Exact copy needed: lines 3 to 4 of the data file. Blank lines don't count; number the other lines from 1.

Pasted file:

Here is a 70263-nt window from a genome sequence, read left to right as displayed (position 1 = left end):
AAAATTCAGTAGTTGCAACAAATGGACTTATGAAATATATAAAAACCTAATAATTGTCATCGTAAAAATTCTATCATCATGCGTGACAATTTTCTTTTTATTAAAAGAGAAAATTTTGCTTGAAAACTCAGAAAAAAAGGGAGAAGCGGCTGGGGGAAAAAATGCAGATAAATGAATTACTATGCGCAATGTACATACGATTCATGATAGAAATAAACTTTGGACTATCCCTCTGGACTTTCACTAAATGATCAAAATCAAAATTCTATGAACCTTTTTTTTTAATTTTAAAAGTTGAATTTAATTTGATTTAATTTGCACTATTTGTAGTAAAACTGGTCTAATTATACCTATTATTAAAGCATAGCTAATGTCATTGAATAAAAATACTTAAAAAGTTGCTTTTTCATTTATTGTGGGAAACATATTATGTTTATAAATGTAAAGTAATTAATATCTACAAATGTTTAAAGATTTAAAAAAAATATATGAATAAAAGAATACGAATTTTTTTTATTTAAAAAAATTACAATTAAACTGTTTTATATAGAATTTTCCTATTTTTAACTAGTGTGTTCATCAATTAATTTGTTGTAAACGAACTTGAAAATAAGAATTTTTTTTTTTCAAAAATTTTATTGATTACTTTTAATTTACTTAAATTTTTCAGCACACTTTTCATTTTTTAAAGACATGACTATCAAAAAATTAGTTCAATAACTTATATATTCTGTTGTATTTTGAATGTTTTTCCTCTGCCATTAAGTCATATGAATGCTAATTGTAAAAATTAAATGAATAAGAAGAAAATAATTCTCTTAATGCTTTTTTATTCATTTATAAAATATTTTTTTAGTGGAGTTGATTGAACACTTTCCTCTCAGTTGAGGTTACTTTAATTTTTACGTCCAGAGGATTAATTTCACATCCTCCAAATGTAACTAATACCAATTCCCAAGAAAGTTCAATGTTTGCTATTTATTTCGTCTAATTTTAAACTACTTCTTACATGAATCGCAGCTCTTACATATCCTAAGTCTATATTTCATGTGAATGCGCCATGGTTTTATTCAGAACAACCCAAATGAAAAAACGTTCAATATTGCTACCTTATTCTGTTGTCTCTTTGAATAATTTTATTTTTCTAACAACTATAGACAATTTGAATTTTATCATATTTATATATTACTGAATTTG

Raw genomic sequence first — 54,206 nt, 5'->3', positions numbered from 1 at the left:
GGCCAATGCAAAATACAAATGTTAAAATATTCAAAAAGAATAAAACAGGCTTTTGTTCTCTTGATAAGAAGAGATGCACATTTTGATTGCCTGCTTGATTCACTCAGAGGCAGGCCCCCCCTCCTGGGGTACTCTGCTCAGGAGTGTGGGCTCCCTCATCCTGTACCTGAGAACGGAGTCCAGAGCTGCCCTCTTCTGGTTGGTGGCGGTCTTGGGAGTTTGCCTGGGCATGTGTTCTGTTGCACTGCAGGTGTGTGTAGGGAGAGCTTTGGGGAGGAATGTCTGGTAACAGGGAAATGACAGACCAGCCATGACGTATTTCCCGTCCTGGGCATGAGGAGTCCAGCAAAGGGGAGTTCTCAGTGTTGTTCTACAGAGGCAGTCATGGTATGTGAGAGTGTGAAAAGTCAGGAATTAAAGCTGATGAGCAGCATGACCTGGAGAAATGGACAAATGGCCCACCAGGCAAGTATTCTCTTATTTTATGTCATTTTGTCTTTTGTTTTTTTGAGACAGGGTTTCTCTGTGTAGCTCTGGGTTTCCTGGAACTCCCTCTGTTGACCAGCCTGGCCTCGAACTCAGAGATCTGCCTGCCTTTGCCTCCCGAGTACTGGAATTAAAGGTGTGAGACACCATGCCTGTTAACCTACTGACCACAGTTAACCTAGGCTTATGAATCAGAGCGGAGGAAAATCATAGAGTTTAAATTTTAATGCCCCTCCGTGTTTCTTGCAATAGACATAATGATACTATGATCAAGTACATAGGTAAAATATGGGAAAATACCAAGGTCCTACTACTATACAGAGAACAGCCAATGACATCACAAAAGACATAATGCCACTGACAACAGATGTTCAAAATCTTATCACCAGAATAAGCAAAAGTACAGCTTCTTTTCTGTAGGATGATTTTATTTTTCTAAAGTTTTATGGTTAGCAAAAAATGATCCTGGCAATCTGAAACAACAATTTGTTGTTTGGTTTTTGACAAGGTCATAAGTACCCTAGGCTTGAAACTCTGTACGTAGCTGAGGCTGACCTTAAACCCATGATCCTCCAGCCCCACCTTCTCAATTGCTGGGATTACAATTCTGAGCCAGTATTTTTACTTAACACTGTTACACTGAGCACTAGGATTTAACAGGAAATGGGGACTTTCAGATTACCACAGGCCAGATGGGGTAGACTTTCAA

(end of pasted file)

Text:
Raw genomic sequence first — 54,206 nt, 5'->3', positions numbered from 1 at the left:
GGCCAATGCAAAATACAAATGTTAAAATATTCAAAAAGAATAAAACAGGCTTTTGTTCTCTTGATAAGAAGAGATGCACATTTTGATTGCCTGCTTGATTCACTCAGAGGCAGGCCCCCCCTCCTGGGGTACTCTGCTCAGGAGTGTGGGCTCCCTCATCCTGTACCTGAGAACGGAGTCCAGAGCTGCCCTCTTCTGGTTGGTGGCGGTCTTGGGAGTTTGCCTGGGCATGTGTTCTGTTGCACTGCAGGTGTGTGTAGGGAGAGCTTTGGGGAGGAATGTCTGGTAACAGGGAAATGACAGACCAGCCATGACGTATTTCCCGTCCTGGGCATGAGGAGTCCAGCAAAGGGGAGTTCTCAGTGTTGTTCTACAGAGGCAGTCATGGTATGTGAGAGTGTGAAAAGTCAGGAATTAAAGCTGATGAGCAGCATGACCTGGAGAAATGGACAAATGGCCCACCAGGCAAGTATTCTCTTATTTTATGTCATTTTGTCTTTTGTTTTTTTGAGACAGGGTTTCTCTGTGTAGCTCTGGGTTTCCTGGAACTCCCTCTGTTGACCAGCCTGGCCTCGAACTCAGAGATCTGCCTGCCTTTGCCTCCCGAGTACTGGAATTAAAGGTGTGAGACACCATGCCTGTTAACCTACTGACCACAGTTAACCTAGGCTTATGAATCAGAGCGGAGGAAAATCATAGAGTTTAAATTTTAATGCCCCTCCGTGTTTCTTGCAATAGACATAATGATACTATGATCAAGTACATAGGTAAAATATGGGAAAATACCAAGGTCCTACTACTATACAGAGAACAGCCAATGACATCACAAAAGACATAATGCCACTGACAACAGATGTTCAAAATCTTATCACCAGAATAAGCAAAAGTACAGCTTCTTTTCTGTAGGATGATTTTATTTTTCTAAAGTTTTATGGTTAGCAAAAAATGATCCTGGCAATCTGAAACAACAATTTGTTGTTTGGTTTTTGACAAGGTCATAAGTACCCTAGGCTTGAAACTCTGTACGTAGCTGAGGCTGACCTTAAACCCATGATCCTCCAGCCCCACCTTCTCAATTGCTGGGATTACAATTCTGAGCCAGTATTTTTACTTAACACTGTTACACTGAGCACTAGGATTTAACAGGAAATGGGGACTTTCAGATTACCACAGGCCAGATGGGGTAGACTTTCAA